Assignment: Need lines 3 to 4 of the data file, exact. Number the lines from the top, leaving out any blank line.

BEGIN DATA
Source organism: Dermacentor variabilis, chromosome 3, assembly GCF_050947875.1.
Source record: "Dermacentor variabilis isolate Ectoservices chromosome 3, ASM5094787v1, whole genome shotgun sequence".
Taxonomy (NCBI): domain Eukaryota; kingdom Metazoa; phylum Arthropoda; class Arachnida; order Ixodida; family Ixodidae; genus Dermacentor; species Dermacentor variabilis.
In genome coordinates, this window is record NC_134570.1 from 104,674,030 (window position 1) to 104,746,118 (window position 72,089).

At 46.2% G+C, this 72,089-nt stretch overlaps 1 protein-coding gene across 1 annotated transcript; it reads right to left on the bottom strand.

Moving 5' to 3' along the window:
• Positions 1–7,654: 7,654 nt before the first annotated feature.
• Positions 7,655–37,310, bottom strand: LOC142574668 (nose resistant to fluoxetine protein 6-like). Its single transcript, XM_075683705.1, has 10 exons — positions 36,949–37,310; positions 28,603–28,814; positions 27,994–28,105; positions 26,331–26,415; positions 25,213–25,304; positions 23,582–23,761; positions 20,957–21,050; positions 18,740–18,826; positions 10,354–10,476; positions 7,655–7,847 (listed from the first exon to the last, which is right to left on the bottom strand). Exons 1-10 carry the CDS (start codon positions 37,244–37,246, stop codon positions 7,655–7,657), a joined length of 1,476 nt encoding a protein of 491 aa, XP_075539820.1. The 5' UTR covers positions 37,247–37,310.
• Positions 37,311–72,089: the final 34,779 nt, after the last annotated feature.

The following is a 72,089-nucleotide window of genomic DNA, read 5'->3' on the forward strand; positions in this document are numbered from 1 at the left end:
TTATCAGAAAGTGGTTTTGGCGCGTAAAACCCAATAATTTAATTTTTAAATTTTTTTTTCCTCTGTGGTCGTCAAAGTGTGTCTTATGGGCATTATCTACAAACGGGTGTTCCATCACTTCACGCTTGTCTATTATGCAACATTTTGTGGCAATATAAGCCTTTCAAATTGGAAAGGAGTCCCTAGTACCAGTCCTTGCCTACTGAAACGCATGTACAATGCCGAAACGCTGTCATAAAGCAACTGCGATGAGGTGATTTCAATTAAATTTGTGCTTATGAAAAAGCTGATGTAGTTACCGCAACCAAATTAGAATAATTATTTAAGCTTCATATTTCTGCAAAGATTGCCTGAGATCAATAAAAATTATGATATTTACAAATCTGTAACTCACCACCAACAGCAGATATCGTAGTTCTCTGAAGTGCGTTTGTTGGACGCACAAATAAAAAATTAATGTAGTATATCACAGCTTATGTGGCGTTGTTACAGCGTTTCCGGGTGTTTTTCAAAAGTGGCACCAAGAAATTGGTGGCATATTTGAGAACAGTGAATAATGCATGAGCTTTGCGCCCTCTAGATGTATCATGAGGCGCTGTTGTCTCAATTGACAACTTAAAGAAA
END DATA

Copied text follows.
Taxonomy (NCBI): domain Eukaryota; kingdom Metazoa; phylum Arthropoda; class Arachnida; order Ixodida; family Ixodidae; genus Dermacentor; species Dermacentor variabilis.
In genome coordinates, this window is record NC_134570.1 from 104,674,030 (window position 1) to 104,746,118 (window position 72,089).